• SGD 752,952         Wuertz (PI), Yung (Co-PI)

09/2017 to 08/2020 (extended)

“Microbe-sediment interactions in the coastal marine environment: fate and transport of pathogens relevant to health and farming”

Marine Science R&D Program, NRF

  • SGD 3,879,500Wuertz (PI)

Hu Shiao, Jorgen Schlundt, Qian

Shunzhi, Nik Lindley, Diana Chan

Pek Sian (Co-PIs)

“Recovery and microbial synthesis of high-value aquaculture feed additives from food-processing wastewater”

The CRP proposal was approved by NRF for the duration of 4 years starting January 1, 2020.

  • SGD 55,380     Wuertz (PI)

Maria Yung (Co-PI)

“Prevalence of antibiotic resistance genes (ARGs) in marine sediments along the Johor Straits of Singapore”

The Marine Science R&D Program proposal was approved by NRF for the duration of 1 year starting September 1, 2019.

  • SGD 4,144,517   Janelle Thompson (SCELSE-NTU) and Eric Alm (MIT/SMART

(Lead PIs)

Karina Gin (NUS), Monamie Haines (NTU), Eng Eong Ooi (Duke-NUS), Jenny Low (Singapore General Hospital), Stefan Wuertz (SCELSE), Hsu Li Yang (NUS-SCELSE), Wee Hwee Lin (NUS) (all Co-PIs)

“Sewage-based surveillance for rapid outbreak detection and intervention in Singapore”

The INTRA-CREATE thematic proposal was approved by National Research Foundation (NRF) for the duration of 3 years starting April 1, 2020.

In February 2020, we also responded to an urgent request from National Environment Agency (NEA) to support their COVID-19 task force in the following ongoing internal project:

  •   Ng Lee Ching (NEA team leader)

Prof. Karina Gin (NUS), Prof. Janelle Thompson (NTU/SCELSE), Prof. Eric Alm (MIT/SMART), Prof. Stefan Wuertz (NTU/SCELSE), Dr. Wei Lin Lim (SMART), Dr. Xiaoqiong Gu (SMART) – all considered collaborators

“Detection and Surveillance of Novel Coronavirus 2019-nCoV in Sewage Samples in Singapore”

Advice to young researchers

Make a plan for your scientific career and remain open to surprising opportunities.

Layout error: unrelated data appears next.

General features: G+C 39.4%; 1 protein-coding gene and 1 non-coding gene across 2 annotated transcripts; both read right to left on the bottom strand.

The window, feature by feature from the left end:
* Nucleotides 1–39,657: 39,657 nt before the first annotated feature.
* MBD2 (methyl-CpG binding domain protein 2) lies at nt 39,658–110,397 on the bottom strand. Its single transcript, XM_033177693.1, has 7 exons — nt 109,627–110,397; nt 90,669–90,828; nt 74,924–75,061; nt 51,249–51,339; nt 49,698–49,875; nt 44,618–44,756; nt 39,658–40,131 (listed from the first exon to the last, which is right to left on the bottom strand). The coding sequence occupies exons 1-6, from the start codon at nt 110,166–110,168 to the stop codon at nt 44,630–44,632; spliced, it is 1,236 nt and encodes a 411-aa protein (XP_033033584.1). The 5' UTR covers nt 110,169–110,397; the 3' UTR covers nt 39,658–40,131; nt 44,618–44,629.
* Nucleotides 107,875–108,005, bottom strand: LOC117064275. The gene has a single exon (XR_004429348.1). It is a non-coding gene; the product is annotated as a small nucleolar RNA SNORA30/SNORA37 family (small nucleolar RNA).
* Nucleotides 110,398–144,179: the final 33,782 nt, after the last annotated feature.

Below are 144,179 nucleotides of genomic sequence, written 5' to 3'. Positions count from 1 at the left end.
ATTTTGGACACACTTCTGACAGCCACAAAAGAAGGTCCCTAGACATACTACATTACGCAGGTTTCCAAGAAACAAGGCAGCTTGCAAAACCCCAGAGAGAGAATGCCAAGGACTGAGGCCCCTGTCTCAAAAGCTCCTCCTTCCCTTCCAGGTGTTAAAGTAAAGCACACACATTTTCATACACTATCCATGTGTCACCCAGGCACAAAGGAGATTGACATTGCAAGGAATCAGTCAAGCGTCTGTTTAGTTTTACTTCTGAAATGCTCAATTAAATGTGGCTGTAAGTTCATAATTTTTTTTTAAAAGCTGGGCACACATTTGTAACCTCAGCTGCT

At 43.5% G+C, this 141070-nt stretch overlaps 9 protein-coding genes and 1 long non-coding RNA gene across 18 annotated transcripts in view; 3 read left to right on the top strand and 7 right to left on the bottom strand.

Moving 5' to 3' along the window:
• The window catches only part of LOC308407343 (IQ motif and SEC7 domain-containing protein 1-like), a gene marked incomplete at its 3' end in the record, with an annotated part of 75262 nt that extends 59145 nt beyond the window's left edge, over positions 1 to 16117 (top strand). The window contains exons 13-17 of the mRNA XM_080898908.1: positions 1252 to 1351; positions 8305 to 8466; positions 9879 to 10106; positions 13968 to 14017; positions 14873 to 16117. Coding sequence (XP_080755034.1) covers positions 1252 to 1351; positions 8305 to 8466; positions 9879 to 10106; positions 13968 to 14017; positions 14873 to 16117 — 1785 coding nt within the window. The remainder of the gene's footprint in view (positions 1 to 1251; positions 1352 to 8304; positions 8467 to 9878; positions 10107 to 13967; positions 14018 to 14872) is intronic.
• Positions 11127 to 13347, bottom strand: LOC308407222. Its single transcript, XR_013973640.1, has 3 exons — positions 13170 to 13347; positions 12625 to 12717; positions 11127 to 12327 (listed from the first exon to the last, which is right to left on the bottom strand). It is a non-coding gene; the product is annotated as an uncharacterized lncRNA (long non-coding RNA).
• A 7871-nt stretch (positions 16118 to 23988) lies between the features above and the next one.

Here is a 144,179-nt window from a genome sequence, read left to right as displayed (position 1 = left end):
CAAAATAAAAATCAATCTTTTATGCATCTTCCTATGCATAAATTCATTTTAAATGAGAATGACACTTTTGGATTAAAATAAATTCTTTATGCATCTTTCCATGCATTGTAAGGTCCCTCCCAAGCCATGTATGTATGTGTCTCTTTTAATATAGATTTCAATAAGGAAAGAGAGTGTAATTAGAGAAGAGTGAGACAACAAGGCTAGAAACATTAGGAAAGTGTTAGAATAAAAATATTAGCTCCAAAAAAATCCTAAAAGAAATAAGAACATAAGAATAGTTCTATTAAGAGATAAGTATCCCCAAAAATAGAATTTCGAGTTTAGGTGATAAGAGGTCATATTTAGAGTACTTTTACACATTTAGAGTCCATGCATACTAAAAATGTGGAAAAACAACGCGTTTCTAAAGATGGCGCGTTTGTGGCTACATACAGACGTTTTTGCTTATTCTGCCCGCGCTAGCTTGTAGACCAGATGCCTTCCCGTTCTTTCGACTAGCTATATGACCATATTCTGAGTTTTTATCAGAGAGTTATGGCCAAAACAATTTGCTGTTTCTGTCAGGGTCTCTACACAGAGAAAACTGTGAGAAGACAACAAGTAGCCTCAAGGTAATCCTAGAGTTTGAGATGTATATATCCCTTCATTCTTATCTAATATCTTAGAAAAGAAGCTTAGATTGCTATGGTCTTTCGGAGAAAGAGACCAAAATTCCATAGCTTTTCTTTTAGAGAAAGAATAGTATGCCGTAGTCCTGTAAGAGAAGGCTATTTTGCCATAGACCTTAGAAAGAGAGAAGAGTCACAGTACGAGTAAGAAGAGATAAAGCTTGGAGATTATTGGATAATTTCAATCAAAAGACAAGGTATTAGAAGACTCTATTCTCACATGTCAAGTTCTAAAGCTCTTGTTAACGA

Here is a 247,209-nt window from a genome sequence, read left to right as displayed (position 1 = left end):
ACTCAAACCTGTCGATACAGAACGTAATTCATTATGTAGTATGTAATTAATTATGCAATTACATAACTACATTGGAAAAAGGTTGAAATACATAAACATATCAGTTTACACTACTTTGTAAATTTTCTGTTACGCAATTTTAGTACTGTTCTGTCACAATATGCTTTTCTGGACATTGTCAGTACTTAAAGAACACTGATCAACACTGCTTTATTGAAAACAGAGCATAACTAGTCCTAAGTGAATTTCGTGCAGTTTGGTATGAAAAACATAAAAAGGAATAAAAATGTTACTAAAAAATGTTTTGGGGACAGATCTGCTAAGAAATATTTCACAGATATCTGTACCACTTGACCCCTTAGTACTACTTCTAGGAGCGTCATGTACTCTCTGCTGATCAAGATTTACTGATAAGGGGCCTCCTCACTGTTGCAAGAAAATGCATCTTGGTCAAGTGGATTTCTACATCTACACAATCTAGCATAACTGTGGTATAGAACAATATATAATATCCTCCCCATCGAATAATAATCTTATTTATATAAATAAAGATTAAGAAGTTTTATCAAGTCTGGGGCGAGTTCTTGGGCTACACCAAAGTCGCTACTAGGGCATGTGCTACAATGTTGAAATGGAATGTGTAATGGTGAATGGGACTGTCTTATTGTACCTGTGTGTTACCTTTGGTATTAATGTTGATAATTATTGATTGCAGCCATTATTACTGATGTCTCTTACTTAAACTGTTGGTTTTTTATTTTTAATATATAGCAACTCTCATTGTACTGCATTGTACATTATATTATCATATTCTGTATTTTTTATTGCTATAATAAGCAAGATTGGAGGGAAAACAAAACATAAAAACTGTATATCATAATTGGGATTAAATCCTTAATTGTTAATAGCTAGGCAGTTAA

Other affiliation(s)

Professor, School of Civil and Environmental Engineering, College of Engineering

Expert Areas
Biofilms, environmental engineering, public health

Research Interests
Biofilms, biological processes in, microbial communities, pathogen detection, public health

Research Category
Engineering & Technology, Life Sciences & Biomedicine, Natural Sciences
Research Sub-category
Civil and Environmental Engineering, Interface of Biology and Engineering (Engineering in Biology), Water and Sustainability
NISTH Assigned Topic Groupings
Circular economy & waste reduction
Affiliated Sustainable Development Goals
GOAL 6: CLEAN WATER AND SANITATION – Clean, accessible water for all is an essential part of the world we want to live in.
GOAL 12: RESPONSIBLE CONSUMPTION AND PRODUCTION – Responsible Production and Consumption.
GOAL 13: CLIMATE ACTION – Climate change is a global challenge that affects everyone, everywhere.
The Sustainable Development Goals (SDGs), also known as the Global Goals, were adopted by all United Nations Member States in 2015 as a universal call to action to end poverty, protect the planet and ensure that all people enjoy peace and prosperity by 2030.
Last Updated
25 Apr 2020
Last Updated
13 Sep 2020